It's a pretty common facet of running a business - your customers end up owing you money. When it's a lot of money, you're going to be highly motivated to go out and collect that balance. But when it's a smaller balance, enough to annoy you but not enough to keep you awake at night, how do you decide what to do next? Whether the balance is small or large is dependent on your business and what that balance means to your livelihood. A $50,000 debt to an international company making billions of dollars a year is insignificant, but to the local hardware store in town? That could be months of rent due from one customer.
If you were to go to a “one size fits all” website or law firm, they will likely have a formula that tells you immediately whether they will consider taking the case or not. But in reality, the question really is “If I hire a lawyer, what is the best use of my legal fees?” Before you sign that large retainer and end up with a bad taste in your mouth at the end, there are a few things to consider about those small debts.
What Type Of Debt?
One of the first considerations is what type of debt are you owed? If it’s a bounced check or a breach of a written agreement, these can be relatively straightforward cases. If you and the other person verbally agreed to some kind of pandemic loan and it wasn’t repaid, the case will depend more on the credibility of the explanations on both sides of the case. Where there’s nothing in writing, there will likely be more legal work to be done to be able to prove your case.
Can I Use a Demand Letter?
Once you’ve considered the type of debt, there may be an easy solution. Instead of immediately filing a lawsuit, you may be able to have a lawyer draft a demand letter on your behalf. The letter can be used to work out a settlement like a payment plan. You may also create a mechanism to get your debt paid without having to go to court. Especially now, when many courts are closed, avoiding the courtroom can give you a speedier resolution.
In addition, you can usually have a short agreement drafted up. If the other party does not pay, you have their written acknowledgment that they owe the debt to you. This would speed up and simplify the process if you have to go to court later on.
Filing your case and going to Court with an attorney can be the most expensive part of any small debt dispute. When the dispute is over $100,000, hiring a lawyer seems like a natural next step. However, when the dispute is over $4,000, the amount of the debt can be eaten up quickly by legal fees. You can be left winning a judgment for $4,000, but spending $10,000+ on legal fees.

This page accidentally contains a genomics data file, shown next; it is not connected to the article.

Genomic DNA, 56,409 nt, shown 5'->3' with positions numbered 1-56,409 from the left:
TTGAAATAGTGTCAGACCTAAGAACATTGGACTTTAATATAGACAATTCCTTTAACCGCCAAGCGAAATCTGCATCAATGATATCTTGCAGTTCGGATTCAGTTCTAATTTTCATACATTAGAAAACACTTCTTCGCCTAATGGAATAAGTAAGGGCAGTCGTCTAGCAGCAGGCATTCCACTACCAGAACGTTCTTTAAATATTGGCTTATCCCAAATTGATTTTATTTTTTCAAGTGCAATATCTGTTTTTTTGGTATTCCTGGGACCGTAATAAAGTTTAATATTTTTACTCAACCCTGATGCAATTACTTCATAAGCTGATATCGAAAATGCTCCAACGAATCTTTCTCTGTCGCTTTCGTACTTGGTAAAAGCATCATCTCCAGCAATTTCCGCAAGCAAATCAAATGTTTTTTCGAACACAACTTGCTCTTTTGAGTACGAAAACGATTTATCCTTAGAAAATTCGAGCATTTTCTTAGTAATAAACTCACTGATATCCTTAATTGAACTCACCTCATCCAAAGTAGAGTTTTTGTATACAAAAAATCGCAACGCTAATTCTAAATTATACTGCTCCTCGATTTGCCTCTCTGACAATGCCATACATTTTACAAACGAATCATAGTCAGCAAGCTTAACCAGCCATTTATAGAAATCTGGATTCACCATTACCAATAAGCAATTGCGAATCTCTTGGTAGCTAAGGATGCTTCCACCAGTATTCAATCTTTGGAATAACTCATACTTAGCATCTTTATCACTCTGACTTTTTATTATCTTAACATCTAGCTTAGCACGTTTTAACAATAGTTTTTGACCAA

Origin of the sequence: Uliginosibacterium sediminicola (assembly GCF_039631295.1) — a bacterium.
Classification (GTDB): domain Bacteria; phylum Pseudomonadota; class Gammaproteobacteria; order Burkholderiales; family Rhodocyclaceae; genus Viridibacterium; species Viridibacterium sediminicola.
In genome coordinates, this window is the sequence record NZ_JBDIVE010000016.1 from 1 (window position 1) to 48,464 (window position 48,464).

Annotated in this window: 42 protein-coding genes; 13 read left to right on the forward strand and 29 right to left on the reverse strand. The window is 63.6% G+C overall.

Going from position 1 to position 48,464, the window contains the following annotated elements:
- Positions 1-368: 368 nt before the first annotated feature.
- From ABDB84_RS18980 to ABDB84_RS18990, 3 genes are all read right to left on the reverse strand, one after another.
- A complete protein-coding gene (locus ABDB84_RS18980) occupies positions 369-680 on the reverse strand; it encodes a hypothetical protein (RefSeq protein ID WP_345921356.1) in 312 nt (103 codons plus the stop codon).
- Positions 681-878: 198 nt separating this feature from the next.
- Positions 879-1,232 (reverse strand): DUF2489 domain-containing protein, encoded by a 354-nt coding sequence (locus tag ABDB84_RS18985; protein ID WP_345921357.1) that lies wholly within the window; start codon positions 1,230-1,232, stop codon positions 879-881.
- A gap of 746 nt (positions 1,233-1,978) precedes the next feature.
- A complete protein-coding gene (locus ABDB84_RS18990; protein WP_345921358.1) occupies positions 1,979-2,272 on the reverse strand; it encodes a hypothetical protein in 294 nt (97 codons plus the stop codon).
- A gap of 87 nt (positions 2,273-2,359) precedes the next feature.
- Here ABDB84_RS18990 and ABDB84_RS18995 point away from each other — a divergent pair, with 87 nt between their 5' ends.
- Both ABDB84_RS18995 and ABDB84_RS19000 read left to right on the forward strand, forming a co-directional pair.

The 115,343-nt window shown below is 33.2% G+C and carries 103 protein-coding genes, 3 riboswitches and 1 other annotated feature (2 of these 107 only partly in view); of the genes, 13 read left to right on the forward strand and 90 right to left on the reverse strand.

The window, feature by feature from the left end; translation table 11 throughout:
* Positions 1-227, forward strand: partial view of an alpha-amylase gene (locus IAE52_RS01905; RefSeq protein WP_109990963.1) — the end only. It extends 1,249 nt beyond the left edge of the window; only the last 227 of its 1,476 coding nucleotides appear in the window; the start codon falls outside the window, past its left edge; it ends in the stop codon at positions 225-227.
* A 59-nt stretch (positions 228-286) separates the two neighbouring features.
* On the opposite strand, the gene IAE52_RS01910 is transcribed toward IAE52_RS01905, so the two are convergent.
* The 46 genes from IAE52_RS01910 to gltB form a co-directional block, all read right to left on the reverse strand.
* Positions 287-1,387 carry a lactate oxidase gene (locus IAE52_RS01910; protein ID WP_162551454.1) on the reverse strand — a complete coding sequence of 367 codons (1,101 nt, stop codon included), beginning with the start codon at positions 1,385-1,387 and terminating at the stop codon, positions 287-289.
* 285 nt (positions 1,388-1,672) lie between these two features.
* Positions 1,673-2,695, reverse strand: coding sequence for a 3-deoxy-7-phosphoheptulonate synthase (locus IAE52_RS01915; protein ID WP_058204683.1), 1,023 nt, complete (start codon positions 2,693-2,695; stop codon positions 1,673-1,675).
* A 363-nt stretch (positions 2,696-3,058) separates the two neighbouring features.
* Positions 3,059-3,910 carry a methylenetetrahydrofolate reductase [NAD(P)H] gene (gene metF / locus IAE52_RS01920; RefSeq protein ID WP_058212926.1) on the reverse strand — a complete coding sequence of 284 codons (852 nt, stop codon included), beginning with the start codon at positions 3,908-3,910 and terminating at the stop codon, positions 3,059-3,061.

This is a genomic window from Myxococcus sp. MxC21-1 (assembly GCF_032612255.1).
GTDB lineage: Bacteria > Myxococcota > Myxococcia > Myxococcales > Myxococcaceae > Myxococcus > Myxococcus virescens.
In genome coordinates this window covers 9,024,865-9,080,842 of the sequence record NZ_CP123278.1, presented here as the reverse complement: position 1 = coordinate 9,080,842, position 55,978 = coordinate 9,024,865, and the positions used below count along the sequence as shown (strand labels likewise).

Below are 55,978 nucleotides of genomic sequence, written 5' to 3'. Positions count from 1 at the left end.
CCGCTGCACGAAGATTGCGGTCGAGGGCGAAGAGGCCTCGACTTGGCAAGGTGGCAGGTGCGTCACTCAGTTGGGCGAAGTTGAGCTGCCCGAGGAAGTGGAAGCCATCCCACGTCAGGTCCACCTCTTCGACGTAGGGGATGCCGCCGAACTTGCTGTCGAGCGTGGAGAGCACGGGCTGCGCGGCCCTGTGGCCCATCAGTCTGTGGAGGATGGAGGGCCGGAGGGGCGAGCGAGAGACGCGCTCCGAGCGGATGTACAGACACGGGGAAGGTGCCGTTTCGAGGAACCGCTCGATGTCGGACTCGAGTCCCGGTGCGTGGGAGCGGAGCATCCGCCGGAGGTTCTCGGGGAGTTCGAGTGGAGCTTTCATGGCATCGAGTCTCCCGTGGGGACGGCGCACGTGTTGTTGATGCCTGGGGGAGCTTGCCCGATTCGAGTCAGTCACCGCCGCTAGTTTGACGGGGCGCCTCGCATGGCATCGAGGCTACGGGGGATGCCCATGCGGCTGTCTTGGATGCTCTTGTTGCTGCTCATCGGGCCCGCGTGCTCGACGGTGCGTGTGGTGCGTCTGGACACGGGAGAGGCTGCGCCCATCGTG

For small debts, you should check with your local Small Claims Court to see what the process is for filing a case. These courts are often set up for people to represent themselves and a lawyer isn’t necessarily needed. Many lawyers avoid Small Claims Court. The amount of the debts and the structure of the Court aren’t made for lawyers. These courts can be a fast and easy way to get a resolution to the money you are owed.
One advantage of talking to a lawyer may be (hopefully?) the insight that your legal fees may best be reserved for collecting the money you are owed. If your matter ends up in court and you win, you can hire an attorney to help you collect your money. Using subpoenas, wage garnishments, and other legal documents, a lawyer can assist you in getting the money that the Court has told you that you are entitled to. If the other party has gone missing, your lawyer hopefully knows a good private investigator.
Each case is unique and so is the decision of whether to hire a lawyer or not. Talking to a lawyer about a debt owed to you is usually a good first step. Many prospective clients are focused on a lawsuit out of principle. That is an understandable motivation, but an expensive one. Your money may be better applied to collection efforts instead. But that is a legal strategy. And as with most legal strategies, it’s a good idea to consult a lawyer. They may have some insight you hadn’t considered before…
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